Notoriously, children do not own the clearest priorities at their young, inexperienced age. In elementary school, kids mainly focus on when they will arrive to playdates, and not the struggles that impact their older siblings and parents in the driver’s seat. This same attitude transpires around Christmas; during December, the coveted 25th day holds prevalence in a young person’s mind. The end of a school’s winter semester manifests itself in holiday parties and free days and culminates when Santa comes down the chimney. In the adorable naivete of youth, one can afford the luxury of a closed-minded worldview. As a person grows up, however, the real world all too quickly becomes unavoidable. Pressing issues such as applying for college or moving out takes precedence over a seemingly juvenile Christmas time. In the age of early-action application and searching for scholarships, the weight of older responsibilities feels a stronger intensity than what could potentially lie under a Christmas tree. For several people, growing up can represent growing apart. One of the hallmarks of Christmas comes in the form of family togetherness and means a time when loved ones gather to celebrate. When the birds leave the nest, however, the distance between young adults and their families extends greater and greater. As young adults become independent and potentially estranged from their family members, an incentive to maintain holiday cheer weakens. 

 “I think just gradually as I’ve grown, Christmas has begun to become more real for me. When I was little I was caught up in the gifts and my family and I always had the same traditions we would do every single year. Now that I’m older, my family doesn’t all live together and we haven’t stayed consistent in our traditions which make[s] it harder to feel the Christmas spirit,” magnet senior Addie Quintana said.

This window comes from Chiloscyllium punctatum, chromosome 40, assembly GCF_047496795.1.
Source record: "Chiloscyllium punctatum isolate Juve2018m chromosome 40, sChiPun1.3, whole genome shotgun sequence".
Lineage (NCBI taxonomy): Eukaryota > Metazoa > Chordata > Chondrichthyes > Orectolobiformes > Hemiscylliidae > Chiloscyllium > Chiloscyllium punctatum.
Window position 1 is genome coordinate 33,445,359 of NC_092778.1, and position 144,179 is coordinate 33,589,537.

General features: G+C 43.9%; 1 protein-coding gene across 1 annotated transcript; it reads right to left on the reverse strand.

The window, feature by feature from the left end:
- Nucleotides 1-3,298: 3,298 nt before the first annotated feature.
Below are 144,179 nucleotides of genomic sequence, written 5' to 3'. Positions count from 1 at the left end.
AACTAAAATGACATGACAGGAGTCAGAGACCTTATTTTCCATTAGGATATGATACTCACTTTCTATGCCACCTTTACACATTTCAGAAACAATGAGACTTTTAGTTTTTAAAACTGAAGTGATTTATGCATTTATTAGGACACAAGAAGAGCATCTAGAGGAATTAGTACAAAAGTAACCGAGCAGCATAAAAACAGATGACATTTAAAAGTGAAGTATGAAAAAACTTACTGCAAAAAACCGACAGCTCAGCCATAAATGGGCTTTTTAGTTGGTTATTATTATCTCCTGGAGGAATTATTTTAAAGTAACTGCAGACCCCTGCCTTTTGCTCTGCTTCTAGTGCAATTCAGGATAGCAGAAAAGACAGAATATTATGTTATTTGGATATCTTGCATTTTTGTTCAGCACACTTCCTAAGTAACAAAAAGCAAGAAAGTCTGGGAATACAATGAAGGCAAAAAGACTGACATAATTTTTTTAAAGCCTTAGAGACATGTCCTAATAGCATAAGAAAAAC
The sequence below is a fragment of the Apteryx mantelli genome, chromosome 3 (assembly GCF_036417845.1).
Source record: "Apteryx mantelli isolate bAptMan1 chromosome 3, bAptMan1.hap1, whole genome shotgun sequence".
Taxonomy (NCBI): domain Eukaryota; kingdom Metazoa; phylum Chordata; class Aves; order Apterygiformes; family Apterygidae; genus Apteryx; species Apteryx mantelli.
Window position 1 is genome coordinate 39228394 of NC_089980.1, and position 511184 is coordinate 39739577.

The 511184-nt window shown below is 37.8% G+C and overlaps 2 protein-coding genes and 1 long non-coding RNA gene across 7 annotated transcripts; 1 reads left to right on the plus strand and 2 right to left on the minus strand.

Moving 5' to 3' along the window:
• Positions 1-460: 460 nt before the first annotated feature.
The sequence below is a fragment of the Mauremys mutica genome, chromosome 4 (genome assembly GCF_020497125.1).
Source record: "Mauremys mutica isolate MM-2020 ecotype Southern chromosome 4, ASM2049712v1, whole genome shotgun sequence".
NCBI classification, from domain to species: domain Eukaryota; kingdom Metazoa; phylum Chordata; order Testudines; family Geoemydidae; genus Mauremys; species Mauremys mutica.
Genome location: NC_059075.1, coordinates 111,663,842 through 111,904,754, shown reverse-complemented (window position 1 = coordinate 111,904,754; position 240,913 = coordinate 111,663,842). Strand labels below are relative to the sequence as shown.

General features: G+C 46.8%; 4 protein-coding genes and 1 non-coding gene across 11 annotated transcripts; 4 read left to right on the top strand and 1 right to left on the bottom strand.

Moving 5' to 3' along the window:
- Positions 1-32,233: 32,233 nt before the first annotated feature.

Losing the Christmas spirit with age can appear to look near-sighted from the inside out, after all, the hope and joy presented during this season of yuletide and cheer can inspire people to curate and reproduce it when they grow up. Numerous people believe that the Christmas spirit manifests itself in the appreciation of loved ones and the importance of giving, and with those two traits, the spirit can transpire across any age. However, just because one can create a feeling, does not mean one can mirror it. 

As a child, Christmas feels like an encompassing world of all objects merry and bright. In youth, parents utilize this time of year as a chance to pretend, to shy away from whatever sad, pessimistic and real events occurring in the grown-up world, as a means to provide their families with a cheer-filled holiday. As kids develop, however, they learn about the world their parents so artfully hid around Christmas. When Santa and mom’s handwriting starts looking the same, that once prominent Christmas spirit slowly fades away, and the butterflies that used to come around each December die out. Trying to emulate a childhood feeling with an adult mindset will not end successfully. The best way to find holiday cheer as a grown-up starts by redefining what Christmas means.  

While a person should not aim to recreate the Christmas spirit through adolescent eyes, they can re-learn what the holiday and season mean to them with a new, worldly view. Positively progressing into maturity that comes with growing up can inspire young adults to construct their own definition of Christmas. Hopefully, that fully-fledged version can honor their younger selves. 

Happy Holidays from The Chant!